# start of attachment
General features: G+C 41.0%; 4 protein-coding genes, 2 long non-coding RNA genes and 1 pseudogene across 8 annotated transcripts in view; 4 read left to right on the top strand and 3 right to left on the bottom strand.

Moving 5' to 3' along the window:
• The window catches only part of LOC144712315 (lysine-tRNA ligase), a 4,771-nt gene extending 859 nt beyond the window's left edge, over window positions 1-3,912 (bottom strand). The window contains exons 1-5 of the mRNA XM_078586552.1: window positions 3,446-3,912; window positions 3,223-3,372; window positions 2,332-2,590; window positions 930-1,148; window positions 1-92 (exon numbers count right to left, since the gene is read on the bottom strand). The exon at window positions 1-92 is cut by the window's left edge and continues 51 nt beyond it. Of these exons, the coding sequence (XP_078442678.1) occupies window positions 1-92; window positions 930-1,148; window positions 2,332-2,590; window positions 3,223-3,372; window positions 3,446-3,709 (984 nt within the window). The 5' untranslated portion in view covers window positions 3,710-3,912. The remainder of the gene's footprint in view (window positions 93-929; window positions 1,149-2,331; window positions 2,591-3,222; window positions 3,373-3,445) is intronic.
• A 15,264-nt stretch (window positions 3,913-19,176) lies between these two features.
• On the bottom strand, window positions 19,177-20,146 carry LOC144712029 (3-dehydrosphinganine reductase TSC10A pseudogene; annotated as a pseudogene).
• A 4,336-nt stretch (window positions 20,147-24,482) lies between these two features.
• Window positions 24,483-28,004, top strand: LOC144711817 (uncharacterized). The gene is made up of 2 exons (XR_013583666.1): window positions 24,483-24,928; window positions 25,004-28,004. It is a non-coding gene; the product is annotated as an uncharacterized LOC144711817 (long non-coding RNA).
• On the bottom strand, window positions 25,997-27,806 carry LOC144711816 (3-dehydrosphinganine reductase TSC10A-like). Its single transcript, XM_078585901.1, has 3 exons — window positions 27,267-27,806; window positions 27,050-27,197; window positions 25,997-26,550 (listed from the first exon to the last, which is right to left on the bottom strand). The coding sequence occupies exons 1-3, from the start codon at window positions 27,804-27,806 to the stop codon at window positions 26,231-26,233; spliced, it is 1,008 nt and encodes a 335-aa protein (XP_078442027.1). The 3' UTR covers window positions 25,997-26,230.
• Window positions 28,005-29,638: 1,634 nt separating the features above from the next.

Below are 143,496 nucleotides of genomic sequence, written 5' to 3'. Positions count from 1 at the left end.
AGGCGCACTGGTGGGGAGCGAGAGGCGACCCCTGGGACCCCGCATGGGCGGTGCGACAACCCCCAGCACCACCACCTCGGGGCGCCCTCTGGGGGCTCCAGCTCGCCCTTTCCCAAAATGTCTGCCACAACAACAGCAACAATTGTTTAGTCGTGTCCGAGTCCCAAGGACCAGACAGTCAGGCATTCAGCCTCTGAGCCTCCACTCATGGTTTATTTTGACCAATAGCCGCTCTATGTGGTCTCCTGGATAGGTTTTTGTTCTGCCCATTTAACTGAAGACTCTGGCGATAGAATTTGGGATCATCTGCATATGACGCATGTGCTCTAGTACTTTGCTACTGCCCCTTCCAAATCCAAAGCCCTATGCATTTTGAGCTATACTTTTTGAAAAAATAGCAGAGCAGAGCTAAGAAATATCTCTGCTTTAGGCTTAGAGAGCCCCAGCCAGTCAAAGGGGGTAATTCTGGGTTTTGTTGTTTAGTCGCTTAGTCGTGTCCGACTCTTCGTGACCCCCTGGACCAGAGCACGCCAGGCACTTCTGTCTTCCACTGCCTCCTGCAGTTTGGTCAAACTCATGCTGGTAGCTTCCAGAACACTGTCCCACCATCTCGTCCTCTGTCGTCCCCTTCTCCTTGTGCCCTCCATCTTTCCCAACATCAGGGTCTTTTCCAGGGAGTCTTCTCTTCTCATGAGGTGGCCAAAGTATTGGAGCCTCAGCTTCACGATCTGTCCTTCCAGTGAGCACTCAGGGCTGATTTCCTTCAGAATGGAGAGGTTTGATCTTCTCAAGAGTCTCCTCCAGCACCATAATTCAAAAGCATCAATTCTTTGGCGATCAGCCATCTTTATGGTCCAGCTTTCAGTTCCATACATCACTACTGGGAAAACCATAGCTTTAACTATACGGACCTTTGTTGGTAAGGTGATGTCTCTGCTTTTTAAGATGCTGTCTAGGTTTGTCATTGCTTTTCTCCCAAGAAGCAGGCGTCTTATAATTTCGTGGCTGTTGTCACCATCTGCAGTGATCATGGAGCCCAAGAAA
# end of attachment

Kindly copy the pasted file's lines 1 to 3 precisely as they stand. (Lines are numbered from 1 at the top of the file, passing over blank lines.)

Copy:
General features: G+C 41.0%; 4 protein-coding genes, 2 long non-coding RNA genes and 1 pseudogene across 8 annotated transcripts in view; 4 read left to right on the top strand and 3 right to left on the bottom strand.

Moving 5' to 3' along the window:
• The window catches only part of LOC144712315 (lysine-tRNA ligase), a 4,771-nt gene extending 859 nt beyond the window's left edge, over window positions 1-3,912 (bottom strand). The window contains exons 1-5 of the mRNA XM_078586552.1: window positions 3,446-3,912; window positions 3,223-3,372; window positions 2,332-2,590; window positions 930-1,148; window positions 1-92 (exon numbers count right to left, since the gene is read on the bottom strand). The exon at window positions 1-92 is cut by the window's left edge and continues 51 nt beyond it. Of these exons, the coding sequence (XP_078442678.1) occupies window positions 1-92; window positions 930-1,148; window positions 2,332-2,590; window positions 3,223-3,372; window positions 3,446-3,709 (984 nt within the window). The 5' untranslated portion in view covers window positions 3,710-3,912. The remainder of the gene's footprint in view (window positions 93-929; window positions 1,149-2,331; window positions 2,591-3,222; window positions 3,373-3,445) is intronic.